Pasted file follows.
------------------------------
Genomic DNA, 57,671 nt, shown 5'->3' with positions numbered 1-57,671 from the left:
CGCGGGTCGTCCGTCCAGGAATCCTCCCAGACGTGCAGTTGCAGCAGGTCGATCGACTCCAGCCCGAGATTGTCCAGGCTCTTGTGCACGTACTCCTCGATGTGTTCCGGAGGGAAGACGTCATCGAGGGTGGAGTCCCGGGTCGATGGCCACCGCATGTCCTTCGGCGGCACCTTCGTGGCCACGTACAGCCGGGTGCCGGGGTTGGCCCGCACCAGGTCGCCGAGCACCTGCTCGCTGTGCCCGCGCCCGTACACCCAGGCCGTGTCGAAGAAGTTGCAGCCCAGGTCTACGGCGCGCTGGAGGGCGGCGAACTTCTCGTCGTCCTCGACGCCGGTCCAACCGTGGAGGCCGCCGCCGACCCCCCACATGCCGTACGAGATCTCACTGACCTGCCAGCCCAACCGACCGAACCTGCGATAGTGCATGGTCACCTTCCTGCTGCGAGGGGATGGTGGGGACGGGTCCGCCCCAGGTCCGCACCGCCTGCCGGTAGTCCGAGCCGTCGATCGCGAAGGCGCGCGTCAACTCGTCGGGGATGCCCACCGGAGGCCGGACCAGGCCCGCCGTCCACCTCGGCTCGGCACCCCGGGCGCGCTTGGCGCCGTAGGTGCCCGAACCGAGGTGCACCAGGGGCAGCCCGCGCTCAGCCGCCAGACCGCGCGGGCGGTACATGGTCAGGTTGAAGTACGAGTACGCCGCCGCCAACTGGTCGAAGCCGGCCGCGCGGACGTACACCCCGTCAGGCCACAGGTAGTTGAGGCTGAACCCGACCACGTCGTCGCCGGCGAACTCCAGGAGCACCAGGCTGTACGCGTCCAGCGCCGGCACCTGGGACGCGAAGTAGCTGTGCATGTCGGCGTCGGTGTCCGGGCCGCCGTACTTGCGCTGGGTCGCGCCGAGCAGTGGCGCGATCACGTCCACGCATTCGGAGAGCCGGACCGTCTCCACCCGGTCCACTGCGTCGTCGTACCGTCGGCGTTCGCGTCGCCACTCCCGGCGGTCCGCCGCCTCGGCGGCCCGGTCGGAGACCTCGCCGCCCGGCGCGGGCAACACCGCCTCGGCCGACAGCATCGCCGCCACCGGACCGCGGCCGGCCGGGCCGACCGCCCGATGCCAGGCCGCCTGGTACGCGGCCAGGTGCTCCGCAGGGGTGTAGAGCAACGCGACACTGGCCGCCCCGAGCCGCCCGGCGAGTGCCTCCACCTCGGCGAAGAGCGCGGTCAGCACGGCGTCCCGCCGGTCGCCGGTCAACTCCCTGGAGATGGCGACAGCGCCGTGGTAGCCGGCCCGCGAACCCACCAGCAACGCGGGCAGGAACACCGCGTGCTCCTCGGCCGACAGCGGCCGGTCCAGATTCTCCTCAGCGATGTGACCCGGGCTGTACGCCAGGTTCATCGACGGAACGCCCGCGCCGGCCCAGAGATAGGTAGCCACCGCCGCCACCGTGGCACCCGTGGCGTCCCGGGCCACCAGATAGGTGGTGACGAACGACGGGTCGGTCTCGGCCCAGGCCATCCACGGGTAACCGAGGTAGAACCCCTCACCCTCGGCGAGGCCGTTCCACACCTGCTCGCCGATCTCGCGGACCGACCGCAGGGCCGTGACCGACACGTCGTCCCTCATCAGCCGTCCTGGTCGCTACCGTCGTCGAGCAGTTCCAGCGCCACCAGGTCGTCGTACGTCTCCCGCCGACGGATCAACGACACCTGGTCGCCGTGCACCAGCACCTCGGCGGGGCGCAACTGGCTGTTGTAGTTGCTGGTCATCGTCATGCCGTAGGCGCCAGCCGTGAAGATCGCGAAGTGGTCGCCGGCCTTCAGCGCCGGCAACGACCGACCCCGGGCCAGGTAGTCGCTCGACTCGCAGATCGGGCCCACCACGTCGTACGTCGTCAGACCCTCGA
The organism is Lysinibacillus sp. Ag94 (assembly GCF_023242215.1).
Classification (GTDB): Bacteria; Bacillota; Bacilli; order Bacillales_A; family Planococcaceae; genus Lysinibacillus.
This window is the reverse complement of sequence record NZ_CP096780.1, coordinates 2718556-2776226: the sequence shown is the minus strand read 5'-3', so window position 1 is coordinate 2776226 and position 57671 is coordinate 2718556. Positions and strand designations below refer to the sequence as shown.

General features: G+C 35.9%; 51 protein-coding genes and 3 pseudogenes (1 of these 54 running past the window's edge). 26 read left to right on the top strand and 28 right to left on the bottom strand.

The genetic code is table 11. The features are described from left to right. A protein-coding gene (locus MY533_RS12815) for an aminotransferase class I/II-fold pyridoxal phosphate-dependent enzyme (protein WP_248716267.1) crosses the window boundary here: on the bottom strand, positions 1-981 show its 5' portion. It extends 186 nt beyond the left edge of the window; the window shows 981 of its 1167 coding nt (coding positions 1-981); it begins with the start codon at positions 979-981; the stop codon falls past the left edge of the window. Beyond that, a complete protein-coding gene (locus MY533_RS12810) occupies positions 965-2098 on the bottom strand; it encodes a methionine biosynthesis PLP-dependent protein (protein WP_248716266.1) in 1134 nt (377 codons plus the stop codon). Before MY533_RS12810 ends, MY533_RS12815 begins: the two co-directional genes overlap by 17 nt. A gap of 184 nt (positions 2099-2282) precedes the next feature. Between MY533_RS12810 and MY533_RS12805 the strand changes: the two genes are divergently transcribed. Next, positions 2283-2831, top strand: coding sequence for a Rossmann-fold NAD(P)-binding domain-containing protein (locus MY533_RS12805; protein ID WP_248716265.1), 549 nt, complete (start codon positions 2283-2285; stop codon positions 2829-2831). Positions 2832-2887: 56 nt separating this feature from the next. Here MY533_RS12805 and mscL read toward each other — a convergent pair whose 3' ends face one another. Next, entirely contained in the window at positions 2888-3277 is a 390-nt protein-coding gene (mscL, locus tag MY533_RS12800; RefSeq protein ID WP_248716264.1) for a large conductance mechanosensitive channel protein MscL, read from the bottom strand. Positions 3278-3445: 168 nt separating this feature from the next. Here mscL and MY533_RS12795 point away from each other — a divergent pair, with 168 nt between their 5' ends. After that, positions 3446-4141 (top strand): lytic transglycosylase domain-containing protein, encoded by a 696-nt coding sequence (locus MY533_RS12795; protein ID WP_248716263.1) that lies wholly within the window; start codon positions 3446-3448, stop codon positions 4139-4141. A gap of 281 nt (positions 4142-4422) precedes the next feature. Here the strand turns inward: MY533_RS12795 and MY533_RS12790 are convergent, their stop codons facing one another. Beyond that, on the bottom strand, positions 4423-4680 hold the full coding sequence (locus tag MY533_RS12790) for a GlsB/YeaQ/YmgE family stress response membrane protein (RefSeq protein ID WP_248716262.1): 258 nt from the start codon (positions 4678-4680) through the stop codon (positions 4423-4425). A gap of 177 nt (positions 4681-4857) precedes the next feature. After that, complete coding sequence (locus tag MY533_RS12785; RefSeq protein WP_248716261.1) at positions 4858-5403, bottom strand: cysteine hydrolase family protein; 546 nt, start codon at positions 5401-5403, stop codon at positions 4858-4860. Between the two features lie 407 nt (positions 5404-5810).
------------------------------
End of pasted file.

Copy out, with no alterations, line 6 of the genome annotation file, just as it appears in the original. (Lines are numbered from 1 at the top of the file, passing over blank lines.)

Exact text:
General features: G+C 35.9%; 51 protein-coding genes and 3 pseudogenes (1 of these 54 running past the window's edge). 26 read left to right on the top strand and 28 right to left on the bottom strand.